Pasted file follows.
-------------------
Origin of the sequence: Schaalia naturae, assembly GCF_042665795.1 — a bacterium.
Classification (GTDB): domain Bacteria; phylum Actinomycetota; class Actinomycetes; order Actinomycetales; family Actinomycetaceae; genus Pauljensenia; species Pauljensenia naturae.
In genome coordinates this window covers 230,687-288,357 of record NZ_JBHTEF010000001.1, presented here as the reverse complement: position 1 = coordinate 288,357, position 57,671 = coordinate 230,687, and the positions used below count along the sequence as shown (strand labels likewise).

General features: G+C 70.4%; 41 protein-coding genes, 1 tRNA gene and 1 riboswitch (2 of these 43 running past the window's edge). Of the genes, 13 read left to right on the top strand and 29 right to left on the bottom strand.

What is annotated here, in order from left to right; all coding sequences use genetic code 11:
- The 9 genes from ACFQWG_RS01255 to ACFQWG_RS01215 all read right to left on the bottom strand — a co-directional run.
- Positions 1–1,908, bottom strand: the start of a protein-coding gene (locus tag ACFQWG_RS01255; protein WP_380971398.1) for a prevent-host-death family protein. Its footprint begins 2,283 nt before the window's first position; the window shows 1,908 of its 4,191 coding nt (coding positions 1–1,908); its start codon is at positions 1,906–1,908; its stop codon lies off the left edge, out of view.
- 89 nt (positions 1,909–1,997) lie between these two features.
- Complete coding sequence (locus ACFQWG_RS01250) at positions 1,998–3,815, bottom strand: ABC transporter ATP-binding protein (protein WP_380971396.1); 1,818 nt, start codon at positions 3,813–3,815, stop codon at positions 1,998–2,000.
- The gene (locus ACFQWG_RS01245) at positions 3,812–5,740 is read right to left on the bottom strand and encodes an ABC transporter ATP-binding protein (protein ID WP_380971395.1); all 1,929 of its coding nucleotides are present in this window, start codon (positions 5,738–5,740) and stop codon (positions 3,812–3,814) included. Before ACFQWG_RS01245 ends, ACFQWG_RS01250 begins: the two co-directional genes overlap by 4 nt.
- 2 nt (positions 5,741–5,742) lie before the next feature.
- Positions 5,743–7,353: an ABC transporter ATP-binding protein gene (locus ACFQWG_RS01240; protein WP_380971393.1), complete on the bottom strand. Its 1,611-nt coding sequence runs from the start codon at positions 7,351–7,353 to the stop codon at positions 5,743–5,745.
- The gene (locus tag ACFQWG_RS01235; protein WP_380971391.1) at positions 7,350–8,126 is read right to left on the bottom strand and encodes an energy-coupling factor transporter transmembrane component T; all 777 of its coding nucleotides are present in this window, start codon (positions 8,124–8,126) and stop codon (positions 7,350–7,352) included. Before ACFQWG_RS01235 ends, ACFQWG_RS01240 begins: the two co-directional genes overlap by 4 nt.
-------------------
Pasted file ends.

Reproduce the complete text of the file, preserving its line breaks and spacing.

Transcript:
Origin of the sequence: Schaalia naturae, assembly GCF_042665795.1 — a bacterium.
Classification (GTDB): domain Bacteria; phylum Actinomycetota; class Actinomycetes; order Actinomycetales; family Actinomycetaceae; genus Pauljensenia; species Pauljensenia naturae.
In genome coordinates this window covers 230,687-288,357 of record NZ_JBHTEF010000001.1, presented here as the reverse complement: position 1 = coordinate 288,357, position 57,671 = coordinate 230,687, and the positions used below count along the sequence as shown (strand labels likewise).

General features: G+C 70.4%; 41 protein-coding genes, 1 tRNA gene and 1 riboswitch (2 of these 43 running past the window's edge). Of the genes, 13 read left to right on the top strand and 29 right to left on the bottom strand.

What is annotated here, in order from left to right; all coding sequences use genetic code 11:
- The 9 genes from ACFQWG_RS01255 to ACFQWG_RS01215 all read right to left on the bottom strand — a co-directional run.
- Positions 1–1,908, bottom strand: the start of a protein-coding gene (locus tag ACFQWG_RS01255; protein WP_380971398.1) for a prevent-host-death family protein. Its footprint begins 2,283 nt before the window's first position; the window shows 1,908 of its 4,191 coding nt (coding positions 1–1,908); its start codon is at positions 1,906–1,908; its stop codon lies off the left edge, out of view.
- 89 nt (positions 1,909–1,997) lie between these two features.
- Complete coding sequence (locus ACFQWG_RS01250) at positions 1,998–3,815, bottom strand: ABC transporter ATP-binding protein (protein WP_380971396.1); 1,818 nt, start codon at positions 3,813–3,815, stop codon at positions 1,998–2,000.
- The gene (locus ACFQWG_RS01245) at positions 3,812–5,740 is read right to left on the bottom strand and encodes an ABC transporter ATP-binding protein (protein ID WP_380971395.1); all 1,929 of its coding nucleotides are present in this window, start codon (positions 5,738–5,740) and stop codon (positions 3,812–3,814) included. Before ACFQWG_RS01245 ends, ACFQWG_RS01250 begins: the two co-directional genes overlap by 4 nt.
- 2 nt (positions 5,741–5,742) lie before the next feature.
- Positions 5,743–7,353: an ABC transporter ATP-binding protein gene (locus ACFQWG_RS01240; protein WP_380971393.1), complete on the bottom strand. Its 1,611-nt coding sequence runs from the start codon at positions 7,351–7,353 to the stop codon at positions 5,743–5,745.
- The gene (locus tag ACFQWG_RS01235; protein WP_380971391.1) at positions 7,350–8,126 is read right to left on the bottom strand and encodes an energy-coupling factor transporter transmembrane component T; all 777 of its coding nucleotides are present in this window, start codon (positions 8,124–8,126) and stop codon (positions 7,350–7,352) included. Before ACFQWG_RS01235 ends, ACFQWG_RS01240 begins: the two co-directional genes overlap by 4 nt.